My rating: 4 of 5 stars
Newlywed Anna Palmer, haunted from childhood by dreams and visions of a drowning boy, is committed to the Lake House Asylum for women by her husband, mere weeks after their marriage. He uses her sudden trip to help the victims of a shipwreck as his excuse. What normal woman in 1859 would do such a thing without first asking her husband's permission?
Before we meet Anna, however, we are confronted with the inverted image of another patient, Lizzie Button. Dr. Lucas St. Clair is photographing the patients and hoping that the new art form will form the basis of a reliable, scientific method of diagnosing madness.
It soon becomes clear that the director, Querios Abse, has no insight into his own troubled family, and not a trace of good intentions towards his patients. Neither do most of the caretakers, whose behaviors range from moderate kindness to stark brutality. While some of the patients are ill, others have been dumped by families who found them inconvenient. Querios's own daughter is starving herself to death while quoting from "Aurora Leigh" and trying to emulate a carnival attraction named The Fasting Girl, who supposedly lives on "drops of dew, brushed onto her lips with a feather."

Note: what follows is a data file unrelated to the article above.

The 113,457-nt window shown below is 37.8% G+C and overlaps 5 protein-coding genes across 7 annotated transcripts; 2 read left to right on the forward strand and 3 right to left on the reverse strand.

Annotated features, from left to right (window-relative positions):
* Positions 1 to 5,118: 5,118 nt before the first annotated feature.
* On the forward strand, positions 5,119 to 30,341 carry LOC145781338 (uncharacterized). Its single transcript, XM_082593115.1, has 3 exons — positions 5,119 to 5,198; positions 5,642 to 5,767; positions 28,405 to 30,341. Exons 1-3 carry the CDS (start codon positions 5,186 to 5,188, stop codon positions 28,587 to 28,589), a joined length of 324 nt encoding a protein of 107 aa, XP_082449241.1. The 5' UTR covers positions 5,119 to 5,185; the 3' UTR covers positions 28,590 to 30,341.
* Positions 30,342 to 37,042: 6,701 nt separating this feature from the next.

While the reader never questions Anna's sanity, others do. The treatments she endures are both horrific and historically accurate: purges, chairs that whirl, isolation. They nearly unhinge Anna, who wonders anew at the visions and dreams that have given others license to support her husband's decisions. But who wouldn't begin to lose faith, imprisoned in a torture chamber and seemingly forgotten by the world?
I am giving this book four-and-a-half stars instead of five, only because the villains are depicted without a touch of nuance, and at least one major character is a touch too saintly. But I do, most definitely, recommend it as a story with atmosphere, ideas, insight, and a plot that will keep you engrossed.
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